Cortisol is a hormone made by the adrenal cortex (the outer layer of the adrenal gland). It helps the body use glucose (a sugar), protein, and fats. Cortisol made in the laboratory is called hydrocortisone. It is used to treat many conditions, including inflammation, allergies, and some cancers. Cortisol is a type of glucocorticoid hormone.
Researchers have uncovered pathways involved in the body's response to glucocorticoid treatments and identified a novel biomarker that could be used to monitor how these drugs work in patients, according to a clinical study published today in eLife.
A study carried out by scientists from the University of Granada has revealed that women who experience stress both before becoming pregnant and during conception are almost twice as likely to have a girl as a boy.
Preterm birth is a leading cause of infant deaths and illness in the U.S. -- yet its underlying molecular causes remain largely unclear. About 40 to 50% of preterm births, defined as births before 37 weeks of pregnancy, are estimated to be "idiopathic," meaning they arise from unexplained or spontaneous labor.
Physicians understand frailty as a dysregulation among multiple systems in the body that make it less resilient and unable to recover completely when faced with a physical challenge such as injury or illness.
Teachers who participated in a meditation-based teacher development program utilizing the Transcendental Meditation (TM) technique for four months, had significant improvements in emotional exhaustion (the leading factor in burnout), resilience, perceived stress, fatigue, and depression according to a new randomized controlled trial published today in Frontiers in Education.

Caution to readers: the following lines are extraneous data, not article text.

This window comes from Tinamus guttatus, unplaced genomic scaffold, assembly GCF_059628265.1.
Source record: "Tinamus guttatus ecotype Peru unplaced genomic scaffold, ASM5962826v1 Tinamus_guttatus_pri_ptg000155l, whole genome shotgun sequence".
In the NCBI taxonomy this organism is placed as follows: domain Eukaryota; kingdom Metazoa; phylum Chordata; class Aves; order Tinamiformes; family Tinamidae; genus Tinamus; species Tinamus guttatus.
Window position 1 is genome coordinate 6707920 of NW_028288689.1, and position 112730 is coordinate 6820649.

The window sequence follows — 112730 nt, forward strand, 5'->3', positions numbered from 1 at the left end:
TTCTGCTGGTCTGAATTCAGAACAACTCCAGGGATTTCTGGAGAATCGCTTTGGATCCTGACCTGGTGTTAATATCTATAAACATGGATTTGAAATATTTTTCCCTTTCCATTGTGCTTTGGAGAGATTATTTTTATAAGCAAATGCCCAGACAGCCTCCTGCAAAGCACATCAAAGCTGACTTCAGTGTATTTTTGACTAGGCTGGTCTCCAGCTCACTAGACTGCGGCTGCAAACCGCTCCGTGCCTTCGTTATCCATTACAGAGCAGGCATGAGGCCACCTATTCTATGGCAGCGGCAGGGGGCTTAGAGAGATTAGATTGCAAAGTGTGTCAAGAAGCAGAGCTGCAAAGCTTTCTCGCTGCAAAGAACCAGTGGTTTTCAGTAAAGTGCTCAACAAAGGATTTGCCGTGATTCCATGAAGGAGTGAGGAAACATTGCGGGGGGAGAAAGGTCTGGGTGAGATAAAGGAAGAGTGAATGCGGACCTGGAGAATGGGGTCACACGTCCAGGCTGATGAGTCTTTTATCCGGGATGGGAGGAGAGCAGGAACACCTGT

Trauma patients experience intrusive and distressing memories of their traumatic event. A team from Bochum is examining new ways to strengthen the effects of psychotherapy.
A new study describes the results of a macaque study that showed the development of neurological features of inflammation, following infection by SARS-CoV-2.
Novel genetic associations could pave the way for early interventions and personalized treatment of an incurable condition.
Variants of nine genes increase the risk of developing Addison's disease, a rare disease in which the immune system attacks the adrenal glands.
Can long-term stress lead to heart attacks? Most people would probably answer in the affirmative, but the scientific evidence of this is scarce.
We've all felt stressed at some point, whether in our personal or professional lives or in response to exceptional circumstances like the COVID-19 pandemic. But until now there has been no way to quantify stress levels in an objective manner.
Our minds may be affected by winter's long nights or spring's flowers, but what about our bodies? A new study at the Weizmann Institute of Science reveals that our hormones also follow a seasonal pattern.
While the number of immigrants from Arab countries to the United States has steadily increased over the past several years, family and child health research on this population remains scarce.
Michigan State University researchers have received a $3.8 million grant from the National Institute of Child Health and Development to advance research on the effects of prenatal and postnatal stress on child psychopathology.
This work has investigated the long-term consequences of stress experienced at this critical period of life in rodents, in collaboration with the Behavioural Genetics laboratory at the Brain and Mind Institute of the Federal Polytechnic School of Lausanne (Switzerland), led by the Spanish researcher Carmen Sandi.
Otago researchers have found the "missing link between stress and infertility".
Infants' brains may be shaped by levels of stress their mother experiences during pregnancy, a study has revealed.
A review recently published in the Journal of Medical Virology has discussed some of the effects that infection with severe acute respiratory syndrome coronavirus 2 (SARS-CoV-2) – the agent that causes coronavirus disease 2019 (COVID-19) – may have on male fertility.
Congenital adrenal hyperplasia (CAH) is a disorder that affects the adrenal gland's ability to release hormones that regulate the body's response to stress and illness.
Researchers at the University of Colorado Anschutz Medical Campus have found that many pregnant Black Americans have low levels of choline, an essential nutrient that aids in prenatal brain development. Stress caused by institutional racism may play a role.